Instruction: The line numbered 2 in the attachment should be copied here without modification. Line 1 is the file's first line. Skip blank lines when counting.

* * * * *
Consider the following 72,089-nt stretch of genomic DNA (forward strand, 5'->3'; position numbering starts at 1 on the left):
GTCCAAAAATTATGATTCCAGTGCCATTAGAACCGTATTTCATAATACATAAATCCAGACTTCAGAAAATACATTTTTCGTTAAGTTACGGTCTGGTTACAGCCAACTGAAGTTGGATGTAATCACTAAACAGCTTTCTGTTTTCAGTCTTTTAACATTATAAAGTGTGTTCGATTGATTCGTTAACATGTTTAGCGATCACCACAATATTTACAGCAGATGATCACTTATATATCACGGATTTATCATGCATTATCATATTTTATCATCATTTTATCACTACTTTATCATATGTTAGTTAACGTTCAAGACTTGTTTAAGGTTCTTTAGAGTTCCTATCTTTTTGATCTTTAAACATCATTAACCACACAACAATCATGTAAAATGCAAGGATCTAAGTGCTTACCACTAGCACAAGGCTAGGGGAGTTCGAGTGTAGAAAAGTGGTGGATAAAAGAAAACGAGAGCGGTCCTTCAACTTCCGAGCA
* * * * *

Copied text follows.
GTCCAAAAATTATGATTCCAGTGCCATTAGAACCGTATTTCATAATACATAAATCCAGACTTCAGAAAATACATTTTTCGTTAAGTTACGGTCTGGTTACAGCCAACTGAAGTTGGATGTAATCACTAAACAGCTTTCTGTTTTCAGTCTTTTAACATTATAAAGTGTGTTCGATTGATTCGTTAACATGTTTAGCGATCACCACAATATTTACAGCAGATGATCACTTATATATCACGGATTTATCATGCATTATCATATTTTATCATCATTTTATCACTACTTTATCATATGTTAGTTAACGTTCAAGACTTGTTTAAGGTTCTTTAGAGTTCCTATCTTTTTGATCTTTAAACATCATTAACCACACAACAATCATGTAAAATGCAAGGATCTAAGTGCTTACCACTAGCACAAGGCTAGGGGAGTTCGAGTGTAGAAAAGTGGTGGATAAAAGAAAACGAGAGCGGTCCTTCAACTTCCGAGCA